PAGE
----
Joan began her career as part of the management team that launched MTV. She followed this with a successful eight-year tenure as an executive at Showtime Networks. In 1997, Garry left corporate America and was named the executive director of GLAAD, one of the largest organizations working for LGBT equality.

Since leaving GLAAD, Garry has worked as a consultant for hundreds of nonprofits, teaching them the keys to effective nonprofit leadership with wisdom, joy and humor.  Joan is a regular panelist on NBC’s Emmy Award winning nonprofit reality show, GIVE. Garry is also an instructor at the Annenberg School for Communications at the University of Pennsylvania where she teaches Nonprofit Media Strategy, as well as a sought after speaker on nonprofit leadership.

She blogs regularly at the popular https://www.joangarry.com and hosts one of the top nonprofit podcasts on iTunes: Nonprofits Are Messy.

Her book, Joan Garry’s Guide to Nonprofit Leadership published by John Wiley and Sons was published in March 2017 and was in its second printing after only four months.

Lastly, Joan is the founder of newly launched The Nonprofit Leadership Lab, an online membership site serving the needs of board and staff leaders of small to mid-sized nonprofits.

Joan lives in New Jersey with her wife of 34 years and they have three grown children.

In this episode

  • Why I got myself a therapist shortly after starting as the E.D. of GLAAD
  • What Stephen Sondheim can teach us about being a leader
  • 3 smart ways to manage your calendar
  • The key decisions to make each week
  • The power of “why”
  • What would Kermit do?
  • Make time to laugh
  • Time for piano lessons!Continue Reading

Ep 67: Busting the Overhead Myth (with Dan Pallotta)

nonprofits are messyHigh maintenance donors. Do-nothing boards. A lack of development resources.

Running a nonprofit as a board or staff leader can be frustrating.

It’s no wonder it‘s so hard to scale. But what’s the main issue standing between your nonprofit and success? Is it OVERHEAD?

Really?

When you want to make a difference in the world but you believe the holy grail of charity is low overhead, or that high administrative costs indicate a charity is not well run, you undermine your own ability to solve the problems you want to solve.

Listen to this podcast to learn how my guest, Dan Pallotta  busts the overhead myth.

About Dan Pallotta

(born January 21, 1961) is an American entrepreneur, author, and humanitarian activist. He is best known for his involvement in multi-day charitable events with the long-distance Breast Cancer 3-Day walks, AIDS Rides bicycle journeys, and Out of the Darkness suicide prevention night walks. Over nine years, 182,000 people participated in these events and raised $582 million. They were the subject of a Harvard Business School case study.[2] He is the author of Uncharitable – How Restraints on Nonprofits Undermine Their Potential, the best-selling title in the history of Tufts University Press. He is also the author of Charity Case: How the Nonprofit Community Can Stand Up for Itself and Really Change the World, and When Your Moment Comes – a Guide to Fulfilling Your Dreams. He is the president of Advertising for Humanity and president and founder of the Charity Defense Council. He is a featured contributor to Harvard Business Review online. In 2012 Pallotta wrote, Charity Case: How the Nonprofit Community Can Stand Up for Itself and Really Change the World, which Robert F. Kennedy, Jr. called, “an Apollo program for American philanthropy and the nonprofit sector”. The book calls for the creation of a “Charity Defense Council” to act as a national leadership organization for the humanitarian sector in the United States. In 2008 Pallotta wrote, Uncharitable: How Restraints on Nonprofits Undermine Their Potential. It became the best-selling title in the history of Tufts University Press. The New York Times described it as seething “with indignation at public expectations that charities be prudent, nonprofit and saintly”. The Stanford Social Innovation Review wrote that the book, “deserves to become the nonprofit sector’s new manifesto”. Former U.S. Senator and Presidential candidate Gary Hart wrote that the book was, “nothing less than a revolutionary work”. Pallotta has given in excess of 150 speeches in 29 countries on the book as of December, 2012.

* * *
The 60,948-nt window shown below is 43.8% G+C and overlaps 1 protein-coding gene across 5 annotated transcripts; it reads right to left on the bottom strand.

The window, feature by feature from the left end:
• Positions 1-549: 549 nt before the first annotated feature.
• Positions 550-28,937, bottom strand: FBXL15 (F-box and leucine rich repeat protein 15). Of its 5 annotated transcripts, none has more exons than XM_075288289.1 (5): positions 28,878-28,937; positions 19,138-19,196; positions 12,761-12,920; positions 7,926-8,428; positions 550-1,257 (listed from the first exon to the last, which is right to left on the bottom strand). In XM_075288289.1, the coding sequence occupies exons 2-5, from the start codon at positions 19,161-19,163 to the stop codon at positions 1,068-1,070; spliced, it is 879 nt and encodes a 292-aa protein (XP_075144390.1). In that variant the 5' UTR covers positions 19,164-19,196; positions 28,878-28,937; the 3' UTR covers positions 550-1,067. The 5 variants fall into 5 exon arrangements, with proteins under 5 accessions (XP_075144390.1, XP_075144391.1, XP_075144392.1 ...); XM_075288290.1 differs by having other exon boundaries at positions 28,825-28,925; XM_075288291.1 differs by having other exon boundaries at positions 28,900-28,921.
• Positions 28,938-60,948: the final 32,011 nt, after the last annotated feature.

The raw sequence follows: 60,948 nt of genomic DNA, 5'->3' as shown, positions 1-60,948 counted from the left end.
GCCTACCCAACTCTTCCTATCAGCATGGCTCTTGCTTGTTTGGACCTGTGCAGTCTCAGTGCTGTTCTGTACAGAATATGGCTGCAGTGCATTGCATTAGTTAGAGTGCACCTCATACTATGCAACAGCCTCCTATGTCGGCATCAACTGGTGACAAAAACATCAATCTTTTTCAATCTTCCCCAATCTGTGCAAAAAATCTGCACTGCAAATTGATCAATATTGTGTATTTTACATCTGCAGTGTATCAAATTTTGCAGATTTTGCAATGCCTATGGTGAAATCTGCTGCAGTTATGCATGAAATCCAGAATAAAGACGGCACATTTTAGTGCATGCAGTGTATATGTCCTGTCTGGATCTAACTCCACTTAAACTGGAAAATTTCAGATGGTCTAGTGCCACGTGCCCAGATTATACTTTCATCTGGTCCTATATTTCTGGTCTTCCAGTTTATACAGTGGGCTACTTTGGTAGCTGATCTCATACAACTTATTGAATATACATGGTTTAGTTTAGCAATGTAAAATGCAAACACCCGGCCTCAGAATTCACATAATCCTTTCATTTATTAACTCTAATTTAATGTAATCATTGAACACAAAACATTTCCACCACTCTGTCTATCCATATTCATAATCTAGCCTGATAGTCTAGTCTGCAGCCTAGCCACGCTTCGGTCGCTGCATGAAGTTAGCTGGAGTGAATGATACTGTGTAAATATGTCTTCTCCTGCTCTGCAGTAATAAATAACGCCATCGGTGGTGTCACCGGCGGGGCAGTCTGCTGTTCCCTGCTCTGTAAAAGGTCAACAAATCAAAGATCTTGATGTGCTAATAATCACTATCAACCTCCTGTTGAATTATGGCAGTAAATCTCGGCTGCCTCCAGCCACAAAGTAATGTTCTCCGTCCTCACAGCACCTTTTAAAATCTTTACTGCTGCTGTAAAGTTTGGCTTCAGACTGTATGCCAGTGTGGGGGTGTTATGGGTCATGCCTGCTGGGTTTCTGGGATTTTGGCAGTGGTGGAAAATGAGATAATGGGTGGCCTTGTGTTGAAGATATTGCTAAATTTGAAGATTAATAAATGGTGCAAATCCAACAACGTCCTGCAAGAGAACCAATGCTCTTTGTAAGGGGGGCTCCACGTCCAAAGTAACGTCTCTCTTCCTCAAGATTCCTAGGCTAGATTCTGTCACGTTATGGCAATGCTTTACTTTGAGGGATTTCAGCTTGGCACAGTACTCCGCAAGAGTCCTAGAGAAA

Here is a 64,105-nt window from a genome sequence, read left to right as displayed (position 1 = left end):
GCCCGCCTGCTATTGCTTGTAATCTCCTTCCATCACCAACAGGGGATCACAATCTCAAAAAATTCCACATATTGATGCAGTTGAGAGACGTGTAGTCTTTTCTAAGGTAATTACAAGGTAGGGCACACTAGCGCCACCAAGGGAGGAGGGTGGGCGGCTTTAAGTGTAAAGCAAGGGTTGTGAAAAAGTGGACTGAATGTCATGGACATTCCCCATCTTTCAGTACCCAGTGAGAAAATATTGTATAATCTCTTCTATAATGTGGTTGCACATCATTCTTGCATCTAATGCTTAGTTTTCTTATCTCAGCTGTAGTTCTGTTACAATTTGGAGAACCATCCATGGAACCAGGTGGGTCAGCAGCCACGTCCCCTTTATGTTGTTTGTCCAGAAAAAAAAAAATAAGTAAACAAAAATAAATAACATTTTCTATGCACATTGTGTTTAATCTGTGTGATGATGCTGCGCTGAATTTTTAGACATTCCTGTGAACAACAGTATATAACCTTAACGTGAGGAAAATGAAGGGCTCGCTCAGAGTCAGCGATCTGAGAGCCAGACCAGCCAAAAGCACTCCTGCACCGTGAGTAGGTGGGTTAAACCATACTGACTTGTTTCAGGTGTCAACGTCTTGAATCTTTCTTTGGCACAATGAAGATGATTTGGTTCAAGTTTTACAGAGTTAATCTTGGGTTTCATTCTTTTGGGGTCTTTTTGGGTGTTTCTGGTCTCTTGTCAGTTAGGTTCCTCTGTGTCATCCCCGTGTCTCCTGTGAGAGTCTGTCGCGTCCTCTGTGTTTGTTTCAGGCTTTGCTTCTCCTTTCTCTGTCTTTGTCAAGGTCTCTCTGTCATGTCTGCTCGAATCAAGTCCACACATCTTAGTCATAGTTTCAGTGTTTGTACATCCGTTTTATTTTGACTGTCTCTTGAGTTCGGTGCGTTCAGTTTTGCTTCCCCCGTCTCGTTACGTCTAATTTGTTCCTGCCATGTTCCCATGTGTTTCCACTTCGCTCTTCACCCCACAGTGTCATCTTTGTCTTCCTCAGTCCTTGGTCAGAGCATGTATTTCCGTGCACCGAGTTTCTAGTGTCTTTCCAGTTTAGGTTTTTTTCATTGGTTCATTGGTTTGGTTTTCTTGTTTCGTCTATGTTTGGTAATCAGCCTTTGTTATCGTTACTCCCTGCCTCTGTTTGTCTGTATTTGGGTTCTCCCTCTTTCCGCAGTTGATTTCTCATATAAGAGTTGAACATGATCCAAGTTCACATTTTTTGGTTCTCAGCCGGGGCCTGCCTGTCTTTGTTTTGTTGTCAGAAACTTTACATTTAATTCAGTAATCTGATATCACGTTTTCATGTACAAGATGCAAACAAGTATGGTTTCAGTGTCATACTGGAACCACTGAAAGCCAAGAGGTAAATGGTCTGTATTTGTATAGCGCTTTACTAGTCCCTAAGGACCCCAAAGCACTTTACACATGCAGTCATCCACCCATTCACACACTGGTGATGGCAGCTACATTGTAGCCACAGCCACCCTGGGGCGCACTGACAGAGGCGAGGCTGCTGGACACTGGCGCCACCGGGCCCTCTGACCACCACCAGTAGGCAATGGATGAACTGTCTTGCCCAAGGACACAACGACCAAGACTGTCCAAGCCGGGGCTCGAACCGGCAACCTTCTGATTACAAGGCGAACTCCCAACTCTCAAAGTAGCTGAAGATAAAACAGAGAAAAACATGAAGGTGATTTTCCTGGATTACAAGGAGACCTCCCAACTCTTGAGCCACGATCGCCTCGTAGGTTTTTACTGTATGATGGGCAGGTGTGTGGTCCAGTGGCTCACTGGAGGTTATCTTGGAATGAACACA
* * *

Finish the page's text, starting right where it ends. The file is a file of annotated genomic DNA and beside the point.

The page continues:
In this Episode

  • Does it make sense to look at overhead without looking at impact?
  • An overview of the economics of the nonprofit sector
  • Why do so many people think keeping overhead low some kind of badge of honor? And do they have a point?
  • Why don’t leaders challenge this misperception and what would that look like?
  • Why do political campaigns have permission to spend money to get people engaged but nonprofits do not?
  • How do the “seals of approval” from watchdog organizations contribute to the scarcity model?
  • What has online marketing got to do with impact? Why do some nonprofits consider marketing an unnatural act?
  • How does fundraising build civic engagement?
  • What would investing in a community of caring (instead of one of consumption) look like?Continue Reading